From Derek Bernard.
VIOLENT, aggressive, antisocial youngsters (ie ‘children’) carry out a very significant proportion of both serious criminal offences and vandalism.
The objectives of stopping them from committing these acts, and persuading them to adopt a more constructive mode of behaviour, are both extremely important. The problems are far from new — they have been present in Jersey (and pretty well everywhere else) for as long as crime data has been collected and analysed.
But society’s views on how best to deal with them have altered greatly over time and, I hope, will continue to develop. As one professional has said to me: ‘There is no magic bullet.’ No individual, or organisation, including the Ho-ward League, has perfect answers to these problems.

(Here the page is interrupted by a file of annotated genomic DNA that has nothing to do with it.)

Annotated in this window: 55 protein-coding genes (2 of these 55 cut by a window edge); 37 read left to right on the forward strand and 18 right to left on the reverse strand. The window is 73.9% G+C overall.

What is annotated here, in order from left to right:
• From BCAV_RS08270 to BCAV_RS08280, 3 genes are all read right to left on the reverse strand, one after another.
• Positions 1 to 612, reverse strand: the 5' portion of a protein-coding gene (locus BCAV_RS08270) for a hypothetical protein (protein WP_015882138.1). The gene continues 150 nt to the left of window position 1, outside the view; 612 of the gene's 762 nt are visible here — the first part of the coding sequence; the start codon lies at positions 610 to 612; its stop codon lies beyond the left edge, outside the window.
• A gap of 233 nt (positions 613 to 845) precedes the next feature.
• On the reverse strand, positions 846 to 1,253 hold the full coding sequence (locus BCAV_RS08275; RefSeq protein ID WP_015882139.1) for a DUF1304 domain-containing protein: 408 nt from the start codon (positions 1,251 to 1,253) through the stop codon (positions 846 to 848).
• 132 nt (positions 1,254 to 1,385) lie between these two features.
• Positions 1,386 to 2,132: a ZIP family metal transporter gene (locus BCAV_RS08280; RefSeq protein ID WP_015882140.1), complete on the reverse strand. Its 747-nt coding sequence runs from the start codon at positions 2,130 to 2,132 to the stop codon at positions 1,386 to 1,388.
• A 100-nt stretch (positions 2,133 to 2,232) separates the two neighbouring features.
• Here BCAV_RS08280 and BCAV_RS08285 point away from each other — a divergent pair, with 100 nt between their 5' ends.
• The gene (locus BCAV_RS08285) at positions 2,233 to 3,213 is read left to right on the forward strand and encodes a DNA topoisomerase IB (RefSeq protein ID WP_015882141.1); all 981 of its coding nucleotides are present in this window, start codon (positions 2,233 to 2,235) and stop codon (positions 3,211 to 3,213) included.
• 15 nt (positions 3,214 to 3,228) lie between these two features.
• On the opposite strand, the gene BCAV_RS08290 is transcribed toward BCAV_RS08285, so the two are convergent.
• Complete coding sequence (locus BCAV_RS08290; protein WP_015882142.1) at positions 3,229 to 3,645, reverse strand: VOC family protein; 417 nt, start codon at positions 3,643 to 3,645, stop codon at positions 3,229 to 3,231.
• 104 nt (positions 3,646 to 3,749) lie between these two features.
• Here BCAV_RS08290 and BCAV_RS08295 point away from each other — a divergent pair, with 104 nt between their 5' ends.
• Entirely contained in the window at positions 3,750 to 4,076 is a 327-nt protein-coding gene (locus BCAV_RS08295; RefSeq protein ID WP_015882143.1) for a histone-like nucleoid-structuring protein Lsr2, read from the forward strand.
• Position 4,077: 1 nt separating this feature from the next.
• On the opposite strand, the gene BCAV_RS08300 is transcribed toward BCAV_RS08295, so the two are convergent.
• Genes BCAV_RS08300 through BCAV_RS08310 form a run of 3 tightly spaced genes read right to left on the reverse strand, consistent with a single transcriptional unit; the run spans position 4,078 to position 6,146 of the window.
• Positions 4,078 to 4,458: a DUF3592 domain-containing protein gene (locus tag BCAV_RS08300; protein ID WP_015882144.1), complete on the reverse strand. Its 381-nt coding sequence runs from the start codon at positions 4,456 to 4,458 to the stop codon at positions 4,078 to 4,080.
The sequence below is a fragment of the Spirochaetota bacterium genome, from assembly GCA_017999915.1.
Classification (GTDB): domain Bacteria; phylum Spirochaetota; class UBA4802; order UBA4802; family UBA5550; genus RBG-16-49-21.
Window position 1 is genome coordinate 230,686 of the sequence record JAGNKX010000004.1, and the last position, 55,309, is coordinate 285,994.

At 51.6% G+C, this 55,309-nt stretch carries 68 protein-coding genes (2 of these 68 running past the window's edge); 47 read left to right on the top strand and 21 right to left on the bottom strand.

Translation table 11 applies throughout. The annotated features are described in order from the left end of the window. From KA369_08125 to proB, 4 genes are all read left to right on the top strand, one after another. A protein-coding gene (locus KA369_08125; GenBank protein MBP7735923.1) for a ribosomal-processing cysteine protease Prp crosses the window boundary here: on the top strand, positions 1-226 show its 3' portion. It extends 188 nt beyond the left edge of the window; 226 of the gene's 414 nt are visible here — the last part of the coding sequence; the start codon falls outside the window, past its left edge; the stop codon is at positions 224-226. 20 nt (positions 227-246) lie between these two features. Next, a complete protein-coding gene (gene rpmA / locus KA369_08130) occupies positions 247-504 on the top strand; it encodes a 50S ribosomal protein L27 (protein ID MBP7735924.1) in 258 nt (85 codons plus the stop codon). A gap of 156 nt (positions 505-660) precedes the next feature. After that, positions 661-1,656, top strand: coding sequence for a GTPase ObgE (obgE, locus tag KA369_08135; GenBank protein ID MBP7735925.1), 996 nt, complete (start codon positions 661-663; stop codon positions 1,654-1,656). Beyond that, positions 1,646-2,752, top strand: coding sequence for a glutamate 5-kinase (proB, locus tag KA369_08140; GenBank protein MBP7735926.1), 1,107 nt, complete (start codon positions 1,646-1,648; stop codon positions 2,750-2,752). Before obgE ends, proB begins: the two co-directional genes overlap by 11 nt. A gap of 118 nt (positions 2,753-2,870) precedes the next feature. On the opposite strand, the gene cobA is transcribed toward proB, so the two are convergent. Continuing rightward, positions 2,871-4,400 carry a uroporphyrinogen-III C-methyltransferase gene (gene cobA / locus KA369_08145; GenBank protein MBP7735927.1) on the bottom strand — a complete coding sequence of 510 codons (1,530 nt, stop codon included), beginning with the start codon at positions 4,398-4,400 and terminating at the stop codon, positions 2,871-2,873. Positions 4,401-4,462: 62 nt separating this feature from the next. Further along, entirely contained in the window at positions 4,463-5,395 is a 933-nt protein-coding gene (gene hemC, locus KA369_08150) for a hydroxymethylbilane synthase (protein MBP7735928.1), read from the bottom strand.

So why the aggressive att-acks on those associated with the so-called ‘Grand Prix’ system of trying to create a mixture of carrots and sticks to encourage better behaviour? It sounds as though it was a serious, thoughtful attempt to be creative in an important but difficult and emotional area. How should those trying to improve the treatment of antisocial youngsters evaluate alternative procedures?
These near-hysterical attacks smack of extreme political correctness and the idea that the fashionable view of the correct way of treating young offenders, whatever that is, is the only proper view and that any other method is to be damned. I suggest that honest, open-minded evaluation of all the systems and procedures is more likely to result in an optimum strategy.